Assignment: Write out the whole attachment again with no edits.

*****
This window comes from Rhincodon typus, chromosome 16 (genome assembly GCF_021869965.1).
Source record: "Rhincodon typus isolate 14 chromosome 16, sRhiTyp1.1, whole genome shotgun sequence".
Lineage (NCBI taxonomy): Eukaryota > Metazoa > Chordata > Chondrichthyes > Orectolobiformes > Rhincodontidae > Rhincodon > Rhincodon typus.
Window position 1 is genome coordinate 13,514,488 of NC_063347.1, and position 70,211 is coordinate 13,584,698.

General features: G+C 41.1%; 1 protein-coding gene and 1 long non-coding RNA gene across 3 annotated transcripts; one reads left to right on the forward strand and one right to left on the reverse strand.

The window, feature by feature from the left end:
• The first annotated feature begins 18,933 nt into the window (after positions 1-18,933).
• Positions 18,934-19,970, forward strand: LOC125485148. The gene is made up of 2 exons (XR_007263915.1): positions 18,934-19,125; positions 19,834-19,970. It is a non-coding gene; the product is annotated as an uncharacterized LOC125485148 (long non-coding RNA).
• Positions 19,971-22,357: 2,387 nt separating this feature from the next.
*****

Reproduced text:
This window comes from Rhincodon typus, chromosome 16 (genome assembly GCF_021869965.1).
Source record: "Rhincodon typus isolate 14 chromosome 16, sRhiTyp1.1, whole genome shotgun sequence".
Lineage (NCBI taxonomy): Eukaryota > Metazoa > Chordata > Chondrichthyes > Orectolobiformes > Rhincodontidae > Rhincodon > Rhincodon typus.
Window position 1 is genome coordinate 13,514,488 of NC_063347.1, and position 70,211 is coordinate 13,584,698.

General features: G+C 41.1%; 1 protein-coding gene and 1 long non-coding RNA gene across 3 annotated transcripts; one reads left to right on the forward strand and one right to left on the reverse strand.

The window, feature by feature from the left end:
• The first annotated feature begins 18,933 nt into the window (after positions 1-18,933).
• Positions 18,934-19,970, forward strand: LOC125485148. The gene is made up of 2 exons (XR_007263915.1): positions 18,934-19,125; positions 19,834-19,970. It is a non-coding gene; the product is annotated as an uncharacterized LOC125485148 (long non-coding RNA).
• Positions 19,971-22,357: 2,387 nt separating this feature from the next.